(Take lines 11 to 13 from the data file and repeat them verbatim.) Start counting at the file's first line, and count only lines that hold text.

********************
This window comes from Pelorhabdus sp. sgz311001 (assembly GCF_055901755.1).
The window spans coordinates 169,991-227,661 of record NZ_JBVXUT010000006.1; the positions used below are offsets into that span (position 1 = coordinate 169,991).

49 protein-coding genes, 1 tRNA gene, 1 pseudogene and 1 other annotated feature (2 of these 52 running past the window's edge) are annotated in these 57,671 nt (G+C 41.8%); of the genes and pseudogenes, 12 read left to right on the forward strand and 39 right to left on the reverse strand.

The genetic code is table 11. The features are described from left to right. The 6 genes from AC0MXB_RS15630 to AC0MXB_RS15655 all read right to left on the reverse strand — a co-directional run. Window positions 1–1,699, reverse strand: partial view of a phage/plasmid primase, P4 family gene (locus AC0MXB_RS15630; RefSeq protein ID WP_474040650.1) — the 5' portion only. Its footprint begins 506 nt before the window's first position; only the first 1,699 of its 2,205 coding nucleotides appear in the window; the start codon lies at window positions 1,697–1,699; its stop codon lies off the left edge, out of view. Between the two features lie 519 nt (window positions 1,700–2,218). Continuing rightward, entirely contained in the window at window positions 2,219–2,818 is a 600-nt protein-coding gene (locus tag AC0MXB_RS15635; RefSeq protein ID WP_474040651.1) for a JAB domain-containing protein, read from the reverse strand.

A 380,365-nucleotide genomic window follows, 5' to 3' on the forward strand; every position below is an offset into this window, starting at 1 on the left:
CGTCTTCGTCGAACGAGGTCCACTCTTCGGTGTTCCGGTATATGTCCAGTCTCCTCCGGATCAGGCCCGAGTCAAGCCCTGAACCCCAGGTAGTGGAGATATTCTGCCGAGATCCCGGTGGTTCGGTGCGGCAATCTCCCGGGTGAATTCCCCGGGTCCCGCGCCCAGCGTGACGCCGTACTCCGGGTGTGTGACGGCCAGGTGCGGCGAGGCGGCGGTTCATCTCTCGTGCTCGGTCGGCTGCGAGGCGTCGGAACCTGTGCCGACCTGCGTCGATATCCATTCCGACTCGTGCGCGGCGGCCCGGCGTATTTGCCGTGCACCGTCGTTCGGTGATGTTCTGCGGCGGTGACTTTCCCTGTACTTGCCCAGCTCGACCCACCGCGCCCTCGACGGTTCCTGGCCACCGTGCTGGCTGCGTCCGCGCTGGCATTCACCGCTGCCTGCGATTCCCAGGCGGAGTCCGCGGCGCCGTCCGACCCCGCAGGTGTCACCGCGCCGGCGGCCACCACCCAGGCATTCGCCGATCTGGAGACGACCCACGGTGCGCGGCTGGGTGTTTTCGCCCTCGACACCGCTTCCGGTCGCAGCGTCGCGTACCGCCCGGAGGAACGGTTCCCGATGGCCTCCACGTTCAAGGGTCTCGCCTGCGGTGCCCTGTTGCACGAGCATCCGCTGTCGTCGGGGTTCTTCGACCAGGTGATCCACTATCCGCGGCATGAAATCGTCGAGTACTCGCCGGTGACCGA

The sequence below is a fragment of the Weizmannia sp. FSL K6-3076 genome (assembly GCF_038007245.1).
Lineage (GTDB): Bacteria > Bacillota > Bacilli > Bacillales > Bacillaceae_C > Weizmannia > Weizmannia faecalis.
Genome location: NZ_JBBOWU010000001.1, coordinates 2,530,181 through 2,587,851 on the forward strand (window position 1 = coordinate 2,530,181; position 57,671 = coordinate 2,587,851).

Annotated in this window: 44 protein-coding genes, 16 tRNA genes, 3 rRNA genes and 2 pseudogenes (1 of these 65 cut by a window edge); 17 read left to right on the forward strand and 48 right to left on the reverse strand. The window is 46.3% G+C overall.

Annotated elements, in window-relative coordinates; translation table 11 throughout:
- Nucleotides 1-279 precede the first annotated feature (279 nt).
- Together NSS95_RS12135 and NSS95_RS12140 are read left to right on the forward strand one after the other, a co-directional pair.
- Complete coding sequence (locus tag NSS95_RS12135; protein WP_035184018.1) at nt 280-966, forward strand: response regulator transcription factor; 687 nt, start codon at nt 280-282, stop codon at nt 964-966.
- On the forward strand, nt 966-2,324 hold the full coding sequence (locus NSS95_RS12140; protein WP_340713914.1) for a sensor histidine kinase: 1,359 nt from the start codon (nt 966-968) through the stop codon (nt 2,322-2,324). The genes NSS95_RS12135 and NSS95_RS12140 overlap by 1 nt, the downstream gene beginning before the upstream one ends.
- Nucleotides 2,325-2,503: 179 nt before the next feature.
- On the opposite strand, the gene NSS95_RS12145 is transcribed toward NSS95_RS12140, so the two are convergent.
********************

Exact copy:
Annotated elements, in window-relative coordinates; translation table 11 throughout:
- Nucleotides 1-279 precede the first annotated feature (279 nt).
- Together NSS95_RS12135 and NSS95_RS12140 are read left to right on the forward strand one after the other, a co-directional pair.